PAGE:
There are venues asleep and never utilized across the city that could sit shows for as little as 50 people and as many as thousands. Trying to run shows in these particular venues, like the three available in the Fairgrounds or Union Terrace or J Birney Crum or etc, is like trying to draw blood from a stone. There is opposition at all levels of ownership and eventually at city levels.

I was down at the historical library last week reading about Deep Purple playing the Parkway in the early seventies. Deep Purple when they were a new band with a lot of interest; this isn’t like booking Deep Purple at MayFair or Musikfest now and taking up the spot of a good local band trying to go regional or a bigger new act in favor of a band past their prime because the people who book these things must not know any better.

I write all this today because I have been made aware of a campaign trying to “bring the music back to Allentown”.

First, there is music here. There are great local bands with very talented musicians struggling to find venues in their home city. They are playing in Bethlehem, Reading, and Philly weekly but have not played yet in Allentown.

Second, the will and drive exists to make a real scene like the one in South Philadelphia happen.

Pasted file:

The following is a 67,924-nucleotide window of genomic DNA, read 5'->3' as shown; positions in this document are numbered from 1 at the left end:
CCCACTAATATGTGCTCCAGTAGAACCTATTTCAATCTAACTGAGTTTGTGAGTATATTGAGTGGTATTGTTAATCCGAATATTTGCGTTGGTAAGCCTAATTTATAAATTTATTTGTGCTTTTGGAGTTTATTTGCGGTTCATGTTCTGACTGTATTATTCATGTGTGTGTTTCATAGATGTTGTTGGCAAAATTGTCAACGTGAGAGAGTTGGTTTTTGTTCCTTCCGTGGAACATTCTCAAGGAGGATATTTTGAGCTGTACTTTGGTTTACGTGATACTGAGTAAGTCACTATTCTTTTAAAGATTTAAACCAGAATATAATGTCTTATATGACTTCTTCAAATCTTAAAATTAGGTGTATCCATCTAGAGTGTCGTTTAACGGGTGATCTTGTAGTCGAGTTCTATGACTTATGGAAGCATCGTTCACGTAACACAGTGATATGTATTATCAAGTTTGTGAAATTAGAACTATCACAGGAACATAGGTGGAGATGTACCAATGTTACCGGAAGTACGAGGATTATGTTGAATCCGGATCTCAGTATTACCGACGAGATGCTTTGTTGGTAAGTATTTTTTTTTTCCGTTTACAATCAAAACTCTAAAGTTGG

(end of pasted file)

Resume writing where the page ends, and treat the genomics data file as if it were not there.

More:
Third, the things that stand in the way of that don’t seem like they will ever change and like so many ideas and spirits in this city the talent will leave. It will be lost.

I, for one, know how to get it done. I know others who do too. I will be in those other towns and cities seeing the bands that practice in Allentown and add culture somewhere else. A few months ago an Allentown band named Sports for Kin played a live score to a classic movie at a theater in Jim Thorpe. Jim Thorpe! They had to go all the way to Jim Thorpe to share that amazing performance and experience with an audience.

I look at this bizarre minor league training camp of musical talent in Allentown and I almost laugh. We provide everyone else with great musicians and experiences while our city grows ever more stagnant and silent.

We are on the edge of a true possibility. Allentown is rife with talent and potential. If the city really wants to bring the music back I suggest they check out http://www.r5productions.com/ to see how it is done or send me an email.

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4 Comments:

Anonymous Monkey Momma said...

The music scene in Philly is a primary reason why hubby and I want to retire there one day.